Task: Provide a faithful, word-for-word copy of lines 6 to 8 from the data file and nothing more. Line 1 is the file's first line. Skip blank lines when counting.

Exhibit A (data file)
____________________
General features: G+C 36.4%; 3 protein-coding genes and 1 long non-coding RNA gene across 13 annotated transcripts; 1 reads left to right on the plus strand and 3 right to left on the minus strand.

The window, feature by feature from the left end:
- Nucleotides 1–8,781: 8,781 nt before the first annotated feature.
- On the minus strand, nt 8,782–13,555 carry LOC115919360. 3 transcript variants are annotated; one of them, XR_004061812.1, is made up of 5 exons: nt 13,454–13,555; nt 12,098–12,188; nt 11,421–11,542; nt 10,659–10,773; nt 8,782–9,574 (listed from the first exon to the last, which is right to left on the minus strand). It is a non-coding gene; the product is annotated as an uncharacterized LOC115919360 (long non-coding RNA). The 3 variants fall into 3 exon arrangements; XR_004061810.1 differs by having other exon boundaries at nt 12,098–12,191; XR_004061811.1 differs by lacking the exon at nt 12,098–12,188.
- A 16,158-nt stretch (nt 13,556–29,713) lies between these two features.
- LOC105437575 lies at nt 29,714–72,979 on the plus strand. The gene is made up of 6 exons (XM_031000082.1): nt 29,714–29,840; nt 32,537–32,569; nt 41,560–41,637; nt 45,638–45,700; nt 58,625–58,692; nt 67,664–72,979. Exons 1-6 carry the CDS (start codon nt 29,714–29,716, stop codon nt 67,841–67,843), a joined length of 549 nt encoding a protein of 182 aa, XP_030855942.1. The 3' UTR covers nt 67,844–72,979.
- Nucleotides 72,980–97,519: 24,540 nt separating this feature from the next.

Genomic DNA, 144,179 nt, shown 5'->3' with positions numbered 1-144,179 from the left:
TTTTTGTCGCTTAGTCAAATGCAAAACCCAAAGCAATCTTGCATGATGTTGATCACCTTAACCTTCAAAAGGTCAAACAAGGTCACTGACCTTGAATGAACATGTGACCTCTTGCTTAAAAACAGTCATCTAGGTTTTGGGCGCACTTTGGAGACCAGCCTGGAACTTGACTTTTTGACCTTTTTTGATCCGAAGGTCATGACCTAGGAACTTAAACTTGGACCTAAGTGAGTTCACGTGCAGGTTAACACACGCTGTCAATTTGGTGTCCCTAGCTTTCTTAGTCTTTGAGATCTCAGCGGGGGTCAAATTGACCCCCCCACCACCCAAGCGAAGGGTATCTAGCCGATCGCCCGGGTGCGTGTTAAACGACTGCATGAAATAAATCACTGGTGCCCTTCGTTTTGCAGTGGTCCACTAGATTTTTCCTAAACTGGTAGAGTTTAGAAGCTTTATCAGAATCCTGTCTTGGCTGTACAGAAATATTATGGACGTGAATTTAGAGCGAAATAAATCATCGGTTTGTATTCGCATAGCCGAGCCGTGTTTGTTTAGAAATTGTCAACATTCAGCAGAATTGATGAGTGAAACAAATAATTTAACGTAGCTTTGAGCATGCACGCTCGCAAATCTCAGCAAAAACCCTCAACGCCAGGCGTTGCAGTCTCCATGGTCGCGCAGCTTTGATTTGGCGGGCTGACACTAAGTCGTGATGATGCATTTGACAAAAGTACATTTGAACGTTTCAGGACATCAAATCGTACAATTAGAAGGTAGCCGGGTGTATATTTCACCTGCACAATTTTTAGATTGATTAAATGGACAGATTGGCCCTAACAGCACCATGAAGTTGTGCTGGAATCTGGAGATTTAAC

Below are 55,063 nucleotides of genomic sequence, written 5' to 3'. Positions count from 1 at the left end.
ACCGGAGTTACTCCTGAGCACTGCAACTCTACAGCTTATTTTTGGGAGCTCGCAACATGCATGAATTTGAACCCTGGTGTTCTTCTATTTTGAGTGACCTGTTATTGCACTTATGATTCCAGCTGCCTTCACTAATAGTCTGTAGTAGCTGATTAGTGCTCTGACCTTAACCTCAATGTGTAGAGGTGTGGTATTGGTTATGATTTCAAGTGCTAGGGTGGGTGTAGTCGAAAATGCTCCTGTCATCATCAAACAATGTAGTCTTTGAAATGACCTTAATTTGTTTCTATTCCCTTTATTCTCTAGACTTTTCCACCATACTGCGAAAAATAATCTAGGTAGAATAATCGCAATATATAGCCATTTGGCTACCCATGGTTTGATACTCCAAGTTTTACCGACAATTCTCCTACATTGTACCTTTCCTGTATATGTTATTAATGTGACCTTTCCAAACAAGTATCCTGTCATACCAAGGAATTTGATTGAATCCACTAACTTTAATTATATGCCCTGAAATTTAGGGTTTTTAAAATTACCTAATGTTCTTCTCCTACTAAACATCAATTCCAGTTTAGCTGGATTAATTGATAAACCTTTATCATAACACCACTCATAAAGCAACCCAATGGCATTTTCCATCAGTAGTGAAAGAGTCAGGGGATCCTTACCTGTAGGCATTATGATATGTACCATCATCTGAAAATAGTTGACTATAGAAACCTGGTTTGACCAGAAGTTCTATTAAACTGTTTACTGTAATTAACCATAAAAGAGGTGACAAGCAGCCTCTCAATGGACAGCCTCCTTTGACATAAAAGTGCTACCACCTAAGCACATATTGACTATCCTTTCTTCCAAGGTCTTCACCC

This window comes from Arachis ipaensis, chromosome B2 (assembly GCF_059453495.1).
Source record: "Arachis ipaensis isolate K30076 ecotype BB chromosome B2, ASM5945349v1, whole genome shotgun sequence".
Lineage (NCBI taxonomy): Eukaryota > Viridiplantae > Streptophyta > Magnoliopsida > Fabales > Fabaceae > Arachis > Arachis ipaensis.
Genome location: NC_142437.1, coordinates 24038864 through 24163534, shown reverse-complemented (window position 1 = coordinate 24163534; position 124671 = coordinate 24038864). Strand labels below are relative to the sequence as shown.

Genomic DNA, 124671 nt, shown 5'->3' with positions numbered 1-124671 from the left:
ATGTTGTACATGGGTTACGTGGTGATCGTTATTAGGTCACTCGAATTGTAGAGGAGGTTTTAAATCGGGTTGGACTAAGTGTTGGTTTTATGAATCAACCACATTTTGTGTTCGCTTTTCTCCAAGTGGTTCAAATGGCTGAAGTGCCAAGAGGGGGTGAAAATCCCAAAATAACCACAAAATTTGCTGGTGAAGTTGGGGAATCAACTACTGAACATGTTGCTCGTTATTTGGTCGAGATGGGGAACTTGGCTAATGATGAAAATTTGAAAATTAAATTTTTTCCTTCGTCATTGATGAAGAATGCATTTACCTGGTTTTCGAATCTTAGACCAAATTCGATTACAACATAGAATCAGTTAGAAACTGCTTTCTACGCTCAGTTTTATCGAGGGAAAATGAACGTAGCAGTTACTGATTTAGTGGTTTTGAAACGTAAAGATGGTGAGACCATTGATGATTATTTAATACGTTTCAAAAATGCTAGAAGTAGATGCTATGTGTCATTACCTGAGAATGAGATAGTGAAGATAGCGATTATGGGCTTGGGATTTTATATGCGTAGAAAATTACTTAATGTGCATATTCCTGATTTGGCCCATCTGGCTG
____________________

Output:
- LOC105437575 lies at nt 29,714–72,979 on the plus strand. The gene is made up of 6 exons (XM_031000082.1): nt 29,714–29,840; nt 32,537–32,569; nt 41,560–41,637; nt 45,638–45,700; nt 58,625–58,692; nt 67,664–72,979. Exons 1-6 carry the CDS (start codon nt 29,714–29,716, stop codon nt 67,841–67,843), a joined length of 549 nt encoding a protein of 182 aa, XP_030855942.1. The 3' UTR covers nt 67,844–72,979.
- Nucleotides 72,980–97,519: 24,540 nt separating this feature from the next.

Genomic DNA, 144,179 nt, shown 5'->3' with positions numbered 1-144,179 from the left: